Study: Eating chocolate reduces risks of stroke, dementia, heart failure
LOS ANGELES – A new study claims chocolate can reduce the risk of a dangerous heart rhythm that can lead to major health issues such as stroke, dementia and heart failure.
The Los Angeles Times reports the study of 55,000 Danish men and women showed that people who ate chocolate were up to 20% less likely to experience the heart rhythm called atrial fibrillation.
The Danish subjects were studied up to 16 years.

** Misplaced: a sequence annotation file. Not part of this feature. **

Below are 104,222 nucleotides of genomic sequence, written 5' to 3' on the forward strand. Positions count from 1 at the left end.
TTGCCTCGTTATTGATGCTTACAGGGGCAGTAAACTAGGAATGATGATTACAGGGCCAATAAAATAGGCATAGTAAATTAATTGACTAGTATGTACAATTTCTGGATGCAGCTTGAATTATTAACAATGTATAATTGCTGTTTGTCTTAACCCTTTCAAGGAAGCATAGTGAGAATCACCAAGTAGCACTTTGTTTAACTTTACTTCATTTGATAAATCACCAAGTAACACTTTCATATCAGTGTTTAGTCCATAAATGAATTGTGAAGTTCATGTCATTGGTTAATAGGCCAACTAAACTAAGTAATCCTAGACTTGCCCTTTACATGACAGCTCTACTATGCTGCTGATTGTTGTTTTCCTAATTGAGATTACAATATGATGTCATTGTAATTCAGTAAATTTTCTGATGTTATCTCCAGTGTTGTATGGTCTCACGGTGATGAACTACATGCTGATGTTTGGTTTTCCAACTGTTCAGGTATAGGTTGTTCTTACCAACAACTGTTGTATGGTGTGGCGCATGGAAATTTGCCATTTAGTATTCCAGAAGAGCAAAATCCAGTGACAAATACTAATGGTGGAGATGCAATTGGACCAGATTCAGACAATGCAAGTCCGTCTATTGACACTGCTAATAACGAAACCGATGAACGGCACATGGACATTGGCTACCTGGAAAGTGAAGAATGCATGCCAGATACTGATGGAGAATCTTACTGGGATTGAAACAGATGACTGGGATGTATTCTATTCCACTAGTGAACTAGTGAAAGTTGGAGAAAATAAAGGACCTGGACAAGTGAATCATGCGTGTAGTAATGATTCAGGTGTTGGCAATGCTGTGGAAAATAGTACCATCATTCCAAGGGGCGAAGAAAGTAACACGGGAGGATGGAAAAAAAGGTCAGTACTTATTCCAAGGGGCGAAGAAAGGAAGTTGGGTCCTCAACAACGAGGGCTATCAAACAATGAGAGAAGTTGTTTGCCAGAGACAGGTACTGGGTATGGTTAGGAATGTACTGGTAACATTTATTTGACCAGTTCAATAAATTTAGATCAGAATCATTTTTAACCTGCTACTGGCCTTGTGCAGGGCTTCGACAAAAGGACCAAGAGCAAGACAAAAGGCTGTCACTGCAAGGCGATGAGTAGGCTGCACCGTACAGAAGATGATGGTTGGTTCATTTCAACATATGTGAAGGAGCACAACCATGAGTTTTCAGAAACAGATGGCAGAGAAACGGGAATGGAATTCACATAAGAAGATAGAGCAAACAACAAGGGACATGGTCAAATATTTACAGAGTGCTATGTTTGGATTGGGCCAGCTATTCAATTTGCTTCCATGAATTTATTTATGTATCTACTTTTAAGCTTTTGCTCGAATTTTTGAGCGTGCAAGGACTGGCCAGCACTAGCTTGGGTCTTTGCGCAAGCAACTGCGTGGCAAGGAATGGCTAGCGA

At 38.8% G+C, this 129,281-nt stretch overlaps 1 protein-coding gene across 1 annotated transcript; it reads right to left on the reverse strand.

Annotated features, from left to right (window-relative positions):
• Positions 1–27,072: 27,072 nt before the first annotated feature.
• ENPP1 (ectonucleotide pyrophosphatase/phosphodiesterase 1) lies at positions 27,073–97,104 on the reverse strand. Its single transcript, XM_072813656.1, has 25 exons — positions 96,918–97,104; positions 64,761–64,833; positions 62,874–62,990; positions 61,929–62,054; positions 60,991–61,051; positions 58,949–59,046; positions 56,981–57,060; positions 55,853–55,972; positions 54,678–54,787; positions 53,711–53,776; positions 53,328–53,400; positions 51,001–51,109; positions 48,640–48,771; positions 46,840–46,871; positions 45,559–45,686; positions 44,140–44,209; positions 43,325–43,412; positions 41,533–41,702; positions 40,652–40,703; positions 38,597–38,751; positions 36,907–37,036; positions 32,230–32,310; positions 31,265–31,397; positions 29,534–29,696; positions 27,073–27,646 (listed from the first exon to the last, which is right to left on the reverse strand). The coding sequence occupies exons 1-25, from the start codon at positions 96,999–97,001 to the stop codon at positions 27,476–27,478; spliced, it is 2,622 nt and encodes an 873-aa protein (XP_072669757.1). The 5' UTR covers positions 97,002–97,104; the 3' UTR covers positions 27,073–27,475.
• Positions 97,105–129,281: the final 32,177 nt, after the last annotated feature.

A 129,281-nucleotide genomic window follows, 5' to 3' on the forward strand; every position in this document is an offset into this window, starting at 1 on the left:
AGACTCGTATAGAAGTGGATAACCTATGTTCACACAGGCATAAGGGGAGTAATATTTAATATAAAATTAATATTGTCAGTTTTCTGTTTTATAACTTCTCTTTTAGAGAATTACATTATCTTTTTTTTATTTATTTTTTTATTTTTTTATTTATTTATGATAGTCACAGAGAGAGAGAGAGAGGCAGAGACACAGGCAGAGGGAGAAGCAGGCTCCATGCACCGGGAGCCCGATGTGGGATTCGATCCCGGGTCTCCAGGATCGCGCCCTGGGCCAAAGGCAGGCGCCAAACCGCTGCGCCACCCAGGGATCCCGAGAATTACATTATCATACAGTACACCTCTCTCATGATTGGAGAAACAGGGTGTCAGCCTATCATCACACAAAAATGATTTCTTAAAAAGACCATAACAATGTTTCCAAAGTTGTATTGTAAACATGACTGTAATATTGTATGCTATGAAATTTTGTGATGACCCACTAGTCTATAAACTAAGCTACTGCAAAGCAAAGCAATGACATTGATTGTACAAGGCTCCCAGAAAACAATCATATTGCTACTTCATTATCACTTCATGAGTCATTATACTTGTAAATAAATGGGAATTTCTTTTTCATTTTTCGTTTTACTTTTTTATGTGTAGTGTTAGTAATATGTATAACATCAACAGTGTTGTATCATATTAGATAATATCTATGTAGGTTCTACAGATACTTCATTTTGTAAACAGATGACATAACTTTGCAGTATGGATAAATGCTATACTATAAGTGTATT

According to the Times, atrial fibrillation damages heart tissue that changes the way electrical signals travel though the heart.
But certain ingredients in chocolate are reportedly able to counteract those issues.
In the study, people who ate chocolate three times a month were 10% less likely to develop atrial fibrillation compared to those who ate chocolate less than once a month.
Chocolate lovers who eat the sweet stuff two to six times a week had a 20% lower risk.
Before you go out and buy cases of chocolate, know that despite the link between eating chocolate and the risk of atrial fibrillation, there's no proof chocolate was the cause for the reduction of risk.
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